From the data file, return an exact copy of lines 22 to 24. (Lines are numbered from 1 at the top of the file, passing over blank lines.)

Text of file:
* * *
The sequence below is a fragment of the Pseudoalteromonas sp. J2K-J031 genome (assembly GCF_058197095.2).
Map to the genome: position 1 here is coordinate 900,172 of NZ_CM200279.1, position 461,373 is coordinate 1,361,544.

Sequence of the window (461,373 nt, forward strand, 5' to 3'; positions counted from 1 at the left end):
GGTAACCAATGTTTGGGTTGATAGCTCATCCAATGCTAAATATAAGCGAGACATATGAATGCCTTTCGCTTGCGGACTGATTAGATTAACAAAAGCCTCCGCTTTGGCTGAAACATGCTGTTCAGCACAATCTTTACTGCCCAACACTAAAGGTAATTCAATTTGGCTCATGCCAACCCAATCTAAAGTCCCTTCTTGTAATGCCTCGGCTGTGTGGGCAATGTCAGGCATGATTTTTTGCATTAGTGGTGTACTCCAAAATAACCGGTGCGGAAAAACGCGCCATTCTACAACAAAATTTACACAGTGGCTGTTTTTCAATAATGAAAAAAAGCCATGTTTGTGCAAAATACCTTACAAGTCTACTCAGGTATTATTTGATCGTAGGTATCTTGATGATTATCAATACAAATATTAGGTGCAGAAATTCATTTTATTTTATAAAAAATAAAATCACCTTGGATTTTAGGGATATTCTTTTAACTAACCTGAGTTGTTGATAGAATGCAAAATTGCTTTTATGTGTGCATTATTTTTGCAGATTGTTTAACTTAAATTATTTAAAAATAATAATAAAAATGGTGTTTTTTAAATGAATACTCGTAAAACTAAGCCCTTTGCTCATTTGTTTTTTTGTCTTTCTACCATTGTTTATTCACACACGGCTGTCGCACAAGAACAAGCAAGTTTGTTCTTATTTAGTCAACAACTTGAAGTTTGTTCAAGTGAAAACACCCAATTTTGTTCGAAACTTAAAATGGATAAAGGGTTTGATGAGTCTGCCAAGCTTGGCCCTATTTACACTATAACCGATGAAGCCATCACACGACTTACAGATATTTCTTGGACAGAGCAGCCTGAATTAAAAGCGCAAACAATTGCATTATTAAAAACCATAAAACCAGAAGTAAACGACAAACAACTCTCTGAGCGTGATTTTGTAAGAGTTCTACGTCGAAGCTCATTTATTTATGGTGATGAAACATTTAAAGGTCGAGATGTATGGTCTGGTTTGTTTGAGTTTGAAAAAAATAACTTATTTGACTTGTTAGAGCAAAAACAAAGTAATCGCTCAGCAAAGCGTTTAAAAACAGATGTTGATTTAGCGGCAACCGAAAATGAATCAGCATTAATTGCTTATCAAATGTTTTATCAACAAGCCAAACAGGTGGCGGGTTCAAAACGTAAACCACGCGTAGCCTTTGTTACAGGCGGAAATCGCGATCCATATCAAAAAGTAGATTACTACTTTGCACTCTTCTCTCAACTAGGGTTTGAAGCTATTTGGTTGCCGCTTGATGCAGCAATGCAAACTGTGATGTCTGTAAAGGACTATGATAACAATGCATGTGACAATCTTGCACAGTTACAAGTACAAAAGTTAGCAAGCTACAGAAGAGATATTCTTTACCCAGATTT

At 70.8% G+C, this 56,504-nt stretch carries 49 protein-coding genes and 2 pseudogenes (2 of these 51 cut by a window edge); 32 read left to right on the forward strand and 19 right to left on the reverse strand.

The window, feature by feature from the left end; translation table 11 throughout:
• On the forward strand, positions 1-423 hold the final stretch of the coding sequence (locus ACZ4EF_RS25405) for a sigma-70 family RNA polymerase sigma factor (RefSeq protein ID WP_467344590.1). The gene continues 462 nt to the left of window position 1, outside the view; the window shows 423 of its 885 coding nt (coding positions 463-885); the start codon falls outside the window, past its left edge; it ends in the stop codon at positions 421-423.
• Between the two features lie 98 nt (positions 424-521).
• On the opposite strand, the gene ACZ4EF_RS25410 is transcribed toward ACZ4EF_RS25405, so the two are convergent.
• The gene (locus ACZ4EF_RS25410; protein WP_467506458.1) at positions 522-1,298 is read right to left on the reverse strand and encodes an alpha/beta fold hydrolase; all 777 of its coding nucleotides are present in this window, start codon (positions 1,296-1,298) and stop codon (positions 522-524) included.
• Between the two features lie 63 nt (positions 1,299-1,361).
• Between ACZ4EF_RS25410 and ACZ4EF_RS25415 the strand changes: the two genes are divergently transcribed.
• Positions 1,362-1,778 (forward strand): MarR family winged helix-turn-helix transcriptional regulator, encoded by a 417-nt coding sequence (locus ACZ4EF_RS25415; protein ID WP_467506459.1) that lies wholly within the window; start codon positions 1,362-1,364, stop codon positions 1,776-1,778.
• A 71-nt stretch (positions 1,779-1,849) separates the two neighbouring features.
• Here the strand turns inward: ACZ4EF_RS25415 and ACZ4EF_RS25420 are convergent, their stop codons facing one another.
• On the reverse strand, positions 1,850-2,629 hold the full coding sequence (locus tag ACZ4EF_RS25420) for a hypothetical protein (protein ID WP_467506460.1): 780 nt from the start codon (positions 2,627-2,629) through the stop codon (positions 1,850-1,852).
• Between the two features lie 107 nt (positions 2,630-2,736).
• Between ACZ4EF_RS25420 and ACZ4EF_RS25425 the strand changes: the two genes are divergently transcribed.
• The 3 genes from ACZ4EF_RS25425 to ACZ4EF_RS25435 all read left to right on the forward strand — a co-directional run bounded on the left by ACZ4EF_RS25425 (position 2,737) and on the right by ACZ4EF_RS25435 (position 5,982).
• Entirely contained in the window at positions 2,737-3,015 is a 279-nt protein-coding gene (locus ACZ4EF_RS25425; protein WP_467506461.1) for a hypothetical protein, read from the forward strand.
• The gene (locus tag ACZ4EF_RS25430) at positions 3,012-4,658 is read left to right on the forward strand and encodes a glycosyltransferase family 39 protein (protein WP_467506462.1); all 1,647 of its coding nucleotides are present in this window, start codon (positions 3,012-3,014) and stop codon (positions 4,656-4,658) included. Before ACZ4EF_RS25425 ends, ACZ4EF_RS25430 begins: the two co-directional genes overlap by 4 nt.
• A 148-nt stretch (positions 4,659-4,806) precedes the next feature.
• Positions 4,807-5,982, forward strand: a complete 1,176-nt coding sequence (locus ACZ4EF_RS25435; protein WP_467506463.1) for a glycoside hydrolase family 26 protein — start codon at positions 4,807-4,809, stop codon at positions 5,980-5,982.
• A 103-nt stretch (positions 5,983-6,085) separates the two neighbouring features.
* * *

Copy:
• A 148-nt stretch (positions 4,659-4,806) precedes the next feature.
• Positions 4,807-5,982, forward strand: a complete 1,176-nt coding sequence (locus ACZ4EF_RS25435; protein WP_467506463.1) for a glycoside hydrolase family 26 protein — start codon at positions 4,807-4,809, stop codon at positions 5,980-5,982.
• A 103-nt stretch (positions 5,983-6,085) separates the two neighbouring features.